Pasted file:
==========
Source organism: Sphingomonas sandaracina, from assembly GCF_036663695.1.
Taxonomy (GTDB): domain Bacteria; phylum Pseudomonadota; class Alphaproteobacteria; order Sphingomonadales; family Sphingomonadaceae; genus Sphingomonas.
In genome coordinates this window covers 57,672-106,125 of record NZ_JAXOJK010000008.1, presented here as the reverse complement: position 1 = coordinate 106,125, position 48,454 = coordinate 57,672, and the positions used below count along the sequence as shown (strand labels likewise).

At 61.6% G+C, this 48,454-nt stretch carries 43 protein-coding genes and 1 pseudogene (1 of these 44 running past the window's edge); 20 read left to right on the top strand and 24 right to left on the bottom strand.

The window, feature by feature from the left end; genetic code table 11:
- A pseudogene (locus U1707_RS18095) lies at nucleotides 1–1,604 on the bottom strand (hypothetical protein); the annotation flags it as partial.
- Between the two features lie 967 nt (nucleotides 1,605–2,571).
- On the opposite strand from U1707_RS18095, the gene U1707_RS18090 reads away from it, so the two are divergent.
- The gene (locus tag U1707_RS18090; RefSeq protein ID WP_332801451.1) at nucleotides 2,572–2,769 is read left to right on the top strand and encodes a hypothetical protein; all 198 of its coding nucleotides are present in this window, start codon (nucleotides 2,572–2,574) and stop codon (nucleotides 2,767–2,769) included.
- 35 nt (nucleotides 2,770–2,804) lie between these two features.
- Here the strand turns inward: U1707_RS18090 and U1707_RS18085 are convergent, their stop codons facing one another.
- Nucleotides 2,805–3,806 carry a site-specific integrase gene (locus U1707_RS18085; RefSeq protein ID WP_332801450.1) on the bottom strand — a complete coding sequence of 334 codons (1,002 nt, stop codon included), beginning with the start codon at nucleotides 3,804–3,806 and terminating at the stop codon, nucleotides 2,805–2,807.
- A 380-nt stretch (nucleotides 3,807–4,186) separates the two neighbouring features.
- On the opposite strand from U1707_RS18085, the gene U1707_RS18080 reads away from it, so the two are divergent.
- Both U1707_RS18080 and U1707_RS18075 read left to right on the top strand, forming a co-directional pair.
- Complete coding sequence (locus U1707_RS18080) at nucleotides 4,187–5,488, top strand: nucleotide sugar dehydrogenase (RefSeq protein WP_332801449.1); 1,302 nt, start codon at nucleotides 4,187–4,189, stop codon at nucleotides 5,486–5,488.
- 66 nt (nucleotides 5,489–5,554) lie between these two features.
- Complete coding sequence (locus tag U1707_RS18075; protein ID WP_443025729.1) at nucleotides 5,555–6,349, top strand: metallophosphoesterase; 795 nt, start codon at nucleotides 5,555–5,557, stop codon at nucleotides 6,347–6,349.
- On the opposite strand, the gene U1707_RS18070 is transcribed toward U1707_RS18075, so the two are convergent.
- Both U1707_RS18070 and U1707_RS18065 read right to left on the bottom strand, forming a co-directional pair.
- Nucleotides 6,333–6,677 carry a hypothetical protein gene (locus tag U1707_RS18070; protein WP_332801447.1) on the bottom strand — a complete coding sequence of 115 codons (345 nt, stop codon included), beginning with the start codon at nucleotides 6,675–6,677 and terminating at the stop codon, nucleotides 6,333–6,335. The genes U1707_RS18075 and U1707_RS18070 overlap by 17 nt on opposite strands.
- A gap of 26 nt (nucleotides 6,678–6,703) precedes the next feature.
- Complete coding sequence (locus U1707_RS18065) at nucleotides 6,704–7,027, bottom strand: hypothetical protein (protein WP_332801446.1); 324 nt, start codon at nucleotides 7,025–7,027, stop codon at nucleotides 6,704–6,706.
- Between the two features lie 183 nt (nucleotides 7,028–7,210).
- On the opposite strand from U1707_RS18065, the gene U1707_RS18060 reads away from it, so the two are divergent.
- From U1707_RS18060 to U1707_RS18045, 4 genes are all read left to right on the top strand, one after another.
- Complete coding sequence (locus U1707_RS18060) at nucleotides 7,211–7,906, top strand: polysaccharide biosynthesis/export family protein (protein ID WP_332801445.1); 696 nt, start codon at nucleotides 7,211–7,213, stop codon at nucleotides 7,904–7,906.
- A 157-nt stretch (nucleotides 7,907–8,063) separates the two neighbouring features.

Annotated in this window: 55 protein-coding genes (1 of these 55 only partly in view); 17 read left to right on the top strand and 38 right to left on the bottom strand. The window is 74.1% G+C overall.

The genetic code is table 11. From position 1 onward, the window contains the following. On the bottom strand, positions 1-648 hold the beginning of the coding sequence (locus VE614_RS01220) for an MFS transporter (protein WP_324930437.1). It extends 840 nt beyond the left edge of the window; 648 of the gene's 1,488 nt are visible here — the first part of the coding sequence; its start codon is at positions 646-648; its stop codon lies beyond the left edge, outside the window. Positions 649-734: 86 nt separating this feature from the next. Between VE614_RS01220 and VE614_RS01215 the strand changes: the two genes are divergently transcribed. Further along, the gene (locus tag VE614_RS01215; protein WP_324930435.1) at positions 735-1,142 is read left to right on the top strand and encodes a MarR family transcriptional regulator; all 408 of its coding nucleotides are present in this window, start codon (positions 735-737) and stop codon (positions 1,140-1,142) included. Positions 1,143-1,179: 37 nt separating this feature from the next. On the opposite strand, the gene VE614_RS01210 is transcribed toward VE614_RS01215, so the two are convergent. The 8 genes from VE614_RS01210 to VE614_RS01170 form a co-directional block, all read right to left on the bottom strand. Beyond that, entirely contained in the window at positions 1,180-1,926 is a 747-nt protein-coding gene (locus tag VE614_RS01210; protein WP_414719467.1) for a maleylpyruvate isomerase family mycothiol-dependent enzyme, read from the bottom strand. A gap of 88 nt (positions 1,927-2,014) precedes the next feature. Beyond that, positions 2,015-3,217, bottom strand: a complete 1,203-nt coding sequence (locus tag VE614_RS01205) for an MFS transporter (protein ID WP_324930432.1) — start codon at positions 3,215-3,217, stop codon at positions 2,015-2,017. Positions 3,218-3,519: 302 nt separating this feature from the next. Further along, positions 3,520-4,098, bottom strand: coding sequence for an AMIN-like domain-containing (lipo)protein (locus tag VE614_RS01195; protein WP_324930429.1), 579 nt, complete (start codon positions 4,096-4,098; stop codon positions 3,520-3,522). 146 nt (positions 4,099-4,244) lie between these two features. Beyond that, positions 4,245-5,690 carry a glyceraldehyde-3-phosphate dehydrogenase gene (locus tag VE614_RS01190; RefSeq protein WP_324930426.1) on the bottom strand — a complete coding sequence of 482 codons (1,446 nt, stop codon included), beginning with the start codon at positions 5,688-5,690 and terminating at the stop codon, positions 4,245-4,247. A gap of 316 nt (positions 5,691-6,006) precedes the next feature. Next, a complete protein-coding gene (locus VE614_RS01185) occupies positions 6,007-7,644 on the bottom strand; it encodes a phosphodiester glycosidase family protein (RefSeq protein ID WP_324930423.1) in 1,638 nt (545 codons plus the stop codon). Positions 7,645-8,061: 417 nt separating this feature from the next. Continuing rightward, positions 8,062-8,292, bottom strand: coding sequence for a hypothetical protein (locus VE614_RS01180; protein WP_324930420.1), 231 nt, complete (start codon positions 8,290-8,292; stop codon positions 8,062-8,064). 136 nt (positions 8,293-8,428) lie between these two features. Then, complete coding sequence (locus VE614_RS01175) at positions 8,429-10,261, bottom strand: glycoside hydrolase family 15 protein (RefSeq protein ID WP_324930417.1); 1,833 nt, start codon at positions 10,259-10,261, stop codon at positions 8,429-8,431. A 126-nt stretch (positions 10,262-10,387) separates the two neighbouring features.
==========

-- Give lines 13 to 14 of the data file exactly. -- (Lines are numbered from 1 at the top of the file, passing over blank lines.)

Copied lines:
- A 380-nt stretch (nucleotides 3,807–4,186) separates the two neighbouring features.
- On the opposite strand from U1707_RS18085, the gene U1707_RS18080 reads away from it, so the two are divergent.